Polk Pianist Gets “Second Chance,” Pursues Dream at USF

Posted on by Polk Newsroom

Christy Sallee didn’t take a direct route or follow a conventional timetable in studying music at the university level.

But she got there nonetheless, and Polk State helped her along the way.

Sallee is Polk State’s first graduate to become a Piano Performance major at USF’s School of Music.

Now in her junior year, she anticipates graduating with her bachelor’s degree in fall 2014. She then plans to continue at USF to earn a master’s degree in Piano Pedagogy.

Getting accepted into USF’s School of Music involved a rigorous audition that included performing three different styles of music for faculty members, Sallee said. It was a nerve-wracking process to be sure, Sallee said, but her years studying with Polk State Music proved to be excellent preparation.

“At Polk State, I gained the confidence that I could do this. I don’t think I would have been able to step into such a high level at USF otherwise. My time at Polk gave me the confidence I needed to take my music education to the next level and the knowledge that I’ve already done so much, so I can do this, too,” she said.

Sallee, 36, has been playing the piano since she was just 7. After graduating from Lake Gibson High School in 1994, she attended one year at Southeastern University before the twists and turns of life led her to delay her higher education.

She got married and had two children — now ages 15 and 12 — and a few years ago began working for Manzi’s Music in South Lakeland.

Manzi’s Music is co-owned by Polk State Music Professor Michelle Manzi, who saw in Sallee great talent and potential.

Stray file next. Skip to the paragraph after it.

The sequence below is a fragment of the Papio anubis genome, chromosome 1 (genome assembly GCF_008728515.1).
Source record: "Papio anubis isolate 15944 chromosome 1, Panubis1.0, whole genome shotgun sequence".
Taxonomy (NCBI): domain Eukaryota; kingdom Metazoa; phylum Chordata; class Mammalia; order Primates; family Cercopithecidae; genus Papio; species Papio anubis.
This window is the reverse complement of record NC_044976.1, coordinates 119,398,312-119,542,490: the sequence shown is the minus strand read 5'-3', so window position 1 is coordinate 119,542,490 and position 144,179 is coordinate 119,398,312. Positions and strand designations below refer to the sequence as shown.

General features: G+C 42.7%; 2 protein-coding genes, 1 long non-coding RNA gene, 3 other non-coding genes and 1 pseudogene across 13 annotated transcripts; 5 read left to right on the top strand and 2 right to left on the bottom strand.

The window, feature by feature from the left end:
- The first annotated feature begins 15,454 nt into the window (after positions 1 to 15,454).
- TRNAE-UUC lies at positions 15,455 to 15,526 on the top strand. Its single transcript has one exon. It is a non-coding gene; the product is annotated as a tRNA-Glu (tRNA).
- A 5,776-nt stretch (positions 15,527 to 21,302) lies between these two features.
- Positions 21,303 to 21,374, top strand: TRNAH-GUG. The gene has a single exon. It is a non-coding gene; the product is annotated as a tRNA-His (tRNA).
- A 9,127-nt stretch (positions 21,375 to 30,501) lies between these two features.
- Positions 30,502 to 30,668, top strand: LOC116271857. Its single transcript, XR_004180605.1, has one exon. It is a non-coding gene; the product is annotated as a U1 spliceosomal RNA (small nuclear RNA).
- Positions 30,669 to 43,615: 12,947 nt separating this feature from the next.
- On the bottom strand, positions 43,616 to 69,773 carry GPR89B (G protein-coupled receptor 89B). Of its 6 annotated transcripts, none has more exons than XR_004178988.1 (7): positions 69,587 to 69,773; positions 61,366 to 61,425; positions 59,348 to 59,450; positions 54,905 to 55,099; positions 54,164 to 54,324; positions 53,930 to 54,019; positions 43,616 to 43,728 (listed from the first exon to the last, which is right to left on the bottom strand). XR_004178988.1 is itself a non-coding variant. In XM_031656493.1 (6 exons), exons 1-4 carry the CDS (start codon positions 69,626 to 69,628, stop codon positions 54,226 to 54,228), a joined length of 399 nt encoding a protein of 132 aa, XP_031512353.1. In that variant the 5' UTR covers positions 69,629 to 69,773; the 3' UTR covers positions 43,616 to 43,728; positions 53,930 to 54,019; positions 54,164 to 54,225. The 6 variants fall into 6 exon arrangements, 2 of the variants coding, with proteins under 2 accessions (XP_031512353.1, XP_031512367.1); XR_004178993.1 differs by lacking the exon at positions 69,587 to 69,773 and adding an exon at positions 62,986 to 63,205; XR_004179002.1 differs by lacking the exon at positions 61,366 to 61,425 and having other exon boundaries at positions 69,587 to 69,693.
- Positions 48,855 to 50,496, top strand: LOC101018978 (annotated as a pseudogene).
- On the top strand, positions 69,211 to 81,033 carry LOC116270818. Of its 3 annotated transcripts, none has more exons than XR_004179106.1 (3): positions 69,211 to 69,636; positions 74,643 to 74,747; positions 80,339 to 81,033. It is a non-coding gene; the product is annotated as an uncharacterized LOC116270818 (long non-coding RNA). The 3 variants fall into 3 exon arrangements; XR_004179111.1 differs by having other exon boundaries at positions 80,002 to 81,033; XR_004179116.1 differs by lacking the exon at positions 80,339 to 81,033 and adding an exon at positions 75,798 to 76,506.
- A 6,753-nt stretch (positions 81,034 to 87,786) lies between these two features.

“She has raw talent, piano skills and intellect. She is a very talented and smart person,” Manzi said. “I was blown away by her and I feel so incredibly proud and humbled that I got to be even a small part of her success.”

At Manzi’s encouraging, Sallee enrolled at Polk State in 2010. The back-to-school transition wasn’t easy, and her family had to make plenty of sacrifices along the way, but it was worth it, Sallee said.

“It was a second chance to jump into something I had left behind,” Sallee said.

At Polk, Sallee said she came to understand music in a deeper way.

“I took theory classes while I was there,” said Sallee, explaining Manzi was her Music Theory professor. “I had been completely lost the first time around, but at Polk theory was explained to me in a way it had never been before. My theory instruction was really vital to my continuance.”

Sallee said she also grew from the numerous opportunities she had to perform for the public while studying at Polk.

“Polk State’s musicians are constantly being requested to play all over the place. That gave me a better understanding of what professional opportunities are out there,” she said.

As she continues to work toward her bachelor’s and master’s degree, Sallee said she hopes her story serves as inspiration for not only her own children but also for anyone with a passion they would like to pursue one day.

“Feel free to always explore a new direction in life. You don’t have to pick something at 18 and stick with it. There will always be opportunities worth pursuing,” she said.

In addition to Polk State Music, Polk State Fine Arts includes the College’s Theatre and Visual Arts departments, all of which enjoy outstanding statewide reputations.